Archive for August, 2011

The Glycemic Index

Monday, August 29th, 2011

The glycemic index, or GI, indicates how a specific food influences blood sugar levels. Foods with high glycemic index values cause blood sugar levels to rise faster and higher than foods designated with a lower glycemic index rating.

Using the Glycemic Index

Glycemic IndexTo be honest, it’s not always easy to use the glycemic index. Although most people can usually tell which foods are calorie laden without too much thought, the glycemic index isn’t that clear. For example, cherries are generally thought of as a sweet fruit, but they only have a glycemic index rating of 22, whereas watermelon on the other hand is also sweet, but has a much higher glycemic index rating of 72.

Most people simply refer to a list of glyemic index values until they know where most of their usual food choices fit, but these rules of thumb can help you make an educated guess when your list isn’t available:

  • White foods usually have a high glycemic index .
  • Foods with a lot of fiber usually have a low glycemic index .
  • High-protein foods usually have a low glycemic index.
  • Fats in general, are low glycemic foods but try to stick with healthy fats whenever possible.

When using the glycemic index to make dietary choices, look at your diet as a whole. To maintain steady blood sugar levels, consistently create complex meals composed primarily of foods that are low on the glycemic index. Add in some foods that are in the median range of the glycemic index for variety and well-rounded nutrition. Only consume high glycemic index foods sparingly.

Low and High Glycemic Index Foods

Generally, any food with a GI under 55 is considered low glycemic foods, and anything over 70 is considered high glycemic foods. Review the following lists to see where your favorite items fall on the GI scale:

Low Glycemic Foods

  • Broccoli – 25
  • Corn – 48
  • Carrots – 47
  • Wholegrain Bread – 40
  • Sausage – 28
  • Kellogg’s All-Bran Breakfast Cereal – 42
  • Whole Milk – 27
  • Apple – 38
  • Linguine – 40
  • Yogurt – 14

Medium Glycmeic Foods

  • Steamed Potatoes – 65
  • Bran Muffin – 65
  • Cheese Pizza – 60
  • Fruit Loops – 69
  • Oatmeal Cookie – 55
  • Pineapple – 66
  • Fruit Punch – 67

High Glycemic Foods

  • Instant Mashed Potatoes – 74
  • French Baguette – 95
  • Rice Chex Breakfast Cereal – 89
  • Instant Rice – 87
  • Low-Fat Frozen Tofu – 115
  • Rice cakes – 77
  • Brown Rice pasta – 92
  • Corn Flakes – 83
  • Parsnips – 97

For some people, using the glycemic index as a dietary aid to pick low glycemic foods seems counter-intuitive because it says that many formerly-safe choices are no longer acceptable. For example, macaroni and cheese is a good choice with a GI of 39, but plain rice cakes are a definite no-no with a high glycemic index of 82. Pretzels and popcorn, generally thought of as safe snack foods, deliver GIs of 83 and 72 while those greasy potato chips have a GI that’s considered low at 54.

While the glycemic index is a wonderful tool that can help maintain stable blood sugar levels, it can’t be used in isolation. When planning your diet, include a healthy dose of common sense and make choices based on the complete nutritional picture for the best results. Using tools such as the glycemic index, the USDA’s, moderate exercise, and good judgment will help you manage and maintain a healthier lifestyle.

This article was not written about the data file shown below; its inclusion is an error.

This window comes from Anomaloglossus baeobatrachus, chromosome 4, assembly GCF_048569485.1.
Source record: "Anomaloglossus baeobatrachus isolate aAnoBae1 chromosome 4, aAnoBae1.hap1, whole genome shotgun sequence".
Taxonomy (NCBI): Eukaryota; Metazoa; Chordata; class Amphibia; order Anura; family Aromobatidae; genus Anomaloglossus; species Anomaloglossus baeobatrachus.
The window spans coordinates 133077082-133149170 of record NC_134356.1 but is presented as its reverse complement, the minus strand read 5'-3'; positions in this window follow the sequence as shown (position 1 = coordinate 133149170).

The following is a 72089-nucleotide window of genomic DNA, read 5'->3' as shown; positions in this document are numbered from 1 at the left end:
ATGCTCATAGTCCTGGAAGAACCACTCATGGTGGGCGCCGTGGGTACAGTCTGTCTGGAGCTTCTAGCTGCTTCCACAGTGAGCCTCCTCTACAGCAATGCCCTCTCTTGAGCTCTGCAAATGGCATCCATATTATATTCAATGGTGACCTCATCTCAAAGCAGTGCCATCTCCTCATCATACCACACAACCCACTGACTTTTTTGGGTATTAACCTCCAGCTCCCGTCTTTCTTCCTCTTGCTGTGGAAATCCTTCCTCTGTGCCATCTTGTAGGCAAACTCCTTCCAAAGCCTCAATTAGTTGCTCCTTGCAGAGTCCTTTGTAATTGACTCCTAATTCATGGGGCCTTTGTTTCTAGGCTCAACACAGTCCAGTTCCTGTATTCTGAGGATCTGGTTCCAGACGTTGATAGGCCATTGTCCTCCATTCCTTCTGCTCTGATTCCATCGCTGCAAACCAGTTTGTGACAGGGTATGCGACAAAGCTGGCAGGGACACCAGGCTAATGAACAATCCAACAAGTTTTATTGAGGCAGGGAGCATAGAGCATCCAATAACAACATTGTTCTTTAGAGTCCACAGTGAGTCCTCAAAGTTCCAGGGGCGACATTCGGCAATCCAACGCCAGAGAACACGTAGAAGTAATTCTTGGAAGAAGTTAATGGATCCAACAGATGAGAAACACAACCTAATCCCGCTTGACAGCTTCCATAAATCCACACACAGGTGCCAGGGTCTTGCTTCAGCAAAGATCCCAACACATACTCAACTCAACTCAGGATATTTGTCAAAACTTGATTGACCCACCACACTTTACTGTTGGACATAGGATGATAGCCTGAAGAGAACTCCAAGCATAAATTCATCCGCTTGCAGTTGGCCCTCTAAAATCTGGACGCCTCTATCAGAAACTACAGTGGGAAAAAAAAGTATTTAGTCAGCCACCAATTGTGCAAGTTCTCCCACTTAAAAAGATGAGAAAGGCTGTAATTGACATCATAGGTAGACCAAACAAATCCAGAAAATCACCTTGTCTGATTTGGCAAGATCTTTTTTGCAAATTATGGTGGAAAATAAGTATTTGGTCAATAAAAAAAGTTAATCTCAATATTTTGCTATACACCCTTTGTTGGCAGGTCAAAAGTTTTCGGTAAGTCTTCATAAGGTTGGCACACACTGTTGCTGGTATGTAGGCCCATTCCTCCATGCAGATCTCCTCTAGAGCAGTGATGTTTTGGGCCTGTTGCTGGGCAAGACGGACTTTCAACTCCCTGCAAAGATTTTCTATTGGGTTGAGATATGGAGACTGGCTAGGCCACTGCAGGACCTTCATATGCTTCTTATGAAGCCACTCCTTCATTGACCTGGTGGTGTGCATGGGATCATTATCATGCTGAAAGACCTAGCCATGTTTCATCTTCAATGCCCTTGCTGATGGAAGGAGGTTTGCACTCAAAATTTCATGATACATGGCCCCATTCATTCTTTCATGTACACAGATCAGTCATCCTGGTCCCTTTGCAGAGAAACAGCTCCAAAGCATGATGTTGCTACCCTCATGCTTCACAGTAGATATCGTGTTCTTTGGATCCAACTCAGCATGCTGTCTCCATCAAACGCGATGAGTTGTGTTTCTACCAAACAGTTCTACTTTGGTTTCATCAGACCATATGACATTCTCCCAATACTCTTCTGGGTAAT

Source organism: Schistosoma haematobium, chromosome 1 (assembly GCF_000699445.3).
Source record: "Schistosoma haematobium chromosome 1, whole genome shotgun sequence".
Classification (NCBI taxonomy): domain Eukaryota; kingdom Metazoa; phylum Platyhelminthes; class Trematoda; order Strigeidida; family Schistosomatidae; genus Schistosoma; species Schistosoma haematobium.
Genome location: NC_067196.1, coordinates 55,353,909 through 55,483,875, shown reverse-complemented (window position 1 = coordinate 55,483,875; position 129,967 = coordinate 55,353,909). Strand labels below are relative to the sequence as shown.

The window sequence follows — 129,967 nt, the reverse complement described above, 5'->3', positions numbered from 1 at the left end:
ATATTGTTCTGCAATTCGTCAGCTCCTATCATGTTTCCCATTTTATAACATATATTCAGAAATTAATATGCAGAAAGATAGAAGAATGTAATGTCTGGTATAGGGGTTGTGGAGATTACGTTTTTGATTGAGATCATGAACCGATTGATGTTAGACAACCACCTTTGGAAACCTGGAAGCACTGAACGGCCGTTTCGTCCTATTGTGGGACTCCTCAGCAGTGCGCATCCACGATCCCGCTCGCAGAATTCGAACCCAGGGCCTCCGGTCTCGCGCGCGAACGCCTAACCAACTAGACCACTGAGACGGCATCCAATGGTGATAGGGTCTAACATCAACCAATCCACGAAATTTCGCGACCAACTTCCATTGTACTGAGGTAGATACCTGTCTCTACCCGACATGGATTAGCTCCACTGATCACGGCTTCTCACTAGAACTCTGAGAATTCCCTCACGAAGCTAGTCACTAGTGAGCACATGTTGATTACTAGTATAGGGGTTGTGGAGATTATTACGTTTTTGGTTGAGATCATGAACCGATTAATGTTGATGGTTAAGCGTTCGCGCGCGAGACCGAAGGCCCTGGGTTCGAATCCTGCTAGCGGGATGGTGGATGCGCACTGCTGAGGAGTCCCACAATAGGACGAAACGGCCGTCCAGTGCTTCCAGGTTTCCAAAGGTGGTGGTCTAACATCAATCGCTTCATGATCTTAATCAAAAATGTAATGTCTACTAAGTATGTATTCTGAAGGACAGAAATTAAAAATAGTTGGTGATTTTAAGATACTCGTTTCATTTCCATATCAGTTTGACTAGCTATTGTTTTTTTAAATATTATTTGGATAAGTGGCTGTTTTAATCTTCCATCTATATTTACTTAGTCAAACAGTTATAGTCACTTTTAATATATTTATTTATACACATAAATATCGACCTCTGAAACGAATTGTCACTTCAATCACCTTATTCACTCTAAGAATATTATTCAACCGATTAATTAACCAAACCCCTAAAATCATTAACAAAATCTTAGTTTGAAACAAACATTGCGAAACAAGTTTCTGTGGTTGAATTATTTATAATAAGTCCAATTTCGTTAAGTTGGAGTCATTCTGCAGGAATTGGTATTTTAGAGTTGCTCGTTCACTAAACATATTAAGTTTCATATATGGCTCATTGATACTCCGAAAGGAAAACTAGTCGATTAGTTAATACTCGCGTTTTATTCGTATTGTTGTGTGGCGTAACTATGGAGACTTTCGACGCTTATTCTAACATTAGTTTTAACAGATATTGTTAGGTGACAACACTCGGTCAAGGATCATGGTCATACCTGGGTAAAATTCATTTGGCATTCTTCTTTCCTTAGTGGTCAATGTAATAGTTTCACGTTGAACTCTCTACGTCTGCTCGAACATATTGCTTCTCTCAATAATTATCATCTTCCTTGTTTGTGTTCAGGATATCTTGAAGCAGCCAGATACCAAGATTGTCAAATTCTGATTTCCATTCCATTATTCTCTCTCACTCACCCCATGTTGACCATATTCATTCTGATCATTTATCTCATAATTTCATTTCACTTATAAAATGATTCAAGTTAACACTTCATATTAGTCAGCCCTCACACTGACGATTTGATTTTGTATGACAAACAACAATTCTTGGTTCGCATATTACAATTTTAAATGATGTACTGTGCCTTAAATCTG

September Recipes

Monday, August 29th, 2011

Almond and Berry Muffins with Flaxseed and Lemon Zest

Almond and Berry MuffinsServes 12 muffin

Cooking Time: 36 minutes


  • 2 ¼ cups of whole grain or wheat pastry flour
  • 4 tsp baking powder
  • ¼ cup of ground flaxseed
  • ½ tsp salt
  • 2/3 cup of fresh blueberries
  • 2/3 cup of fresh raspberries
  • 1 cup of 2% milk
  • 2 eggs
  • 2/3 cup sugar
  • 1/3 cup canola oil
  • 1 tsp almond extract
  • 1 lemon


  1. Preheat oven to 400° F. Line 12-cup muffin pan with paper liners
  2. In a large bowl, combine flour, baking powder, flaxseed and salt.  Wisk to mix.  Add berries and fold into dry ingredients.
  3. In another bowl, combine milk, eggs, sugar, oil and almond extract. With fork, beat until smooth.
  4. Pour egg mixture into berry mixture and gently mix to moisten dry ingredients. Do not overmix, a few lumps in the batter is normal and desired.
  5. Spoon batter into prepared muffin cups
  6. Bake for 20-24 minutes, or until wooden pick inserted into center of a muffin comes out clean.
  7. Grate lemon peel over tops of muffin, to yield desired amount of lemon zest
  8. Let muffins stand for 5 minutes on rack before serving.

Nutritional Facts Per Serving:

210 Calories, 28 grams of carbohydrates, 5 grams of protein, 1 gram saturated fat, 35 mg cholesterol, 280 mg of sodium, and 3 grams of fiber



Dijon Pepper Steak

Serves 4 people

Cooking Time 20 minutes


  • 2 Tbsp cracked or coasrsely ground mixed peppercorns
  • ¼ tsp of salt
  • 4 center-cut filet mignon steaks (6 oz each), about 1 ¼ inch thick
  • 1 tsp olive oil
  • ¼ cup beef broth
  • 3 Tbsp red wine or 2 Tbsp of balsamic vinegar
  • 2 tsp Dijon mustard


  1. Sprinkle peppercorns and salt on both side of steak and press in
  2. Coat large heavy skillet with vegetable or olive oil spray.  Place over high heat for 1 minute.
  3. Add oil. When oil is hot, reduce heat to medium-high and place steaks in pan.
  4. Cook steaks for five minutes per side for medium rare; 6 minutes per side for medium; or 7 minutes per side for well done
  5. Remove steaks to a large plate, and set aside
  6. Add broth and wine or vinegar to skillet.  Simmer for 30 seconds. Stir in mustard.
  7. Spoon sauce over steak
  8. ENJOY!

Nutritional Facts Per Serving:

300 calories, 1 gram carbohydrates, 36 grams of protein, 15 g of fat, 5 grams of saturated fat, 105 mg of cholesterol, 414 mg of sodium and 0 grams of fiber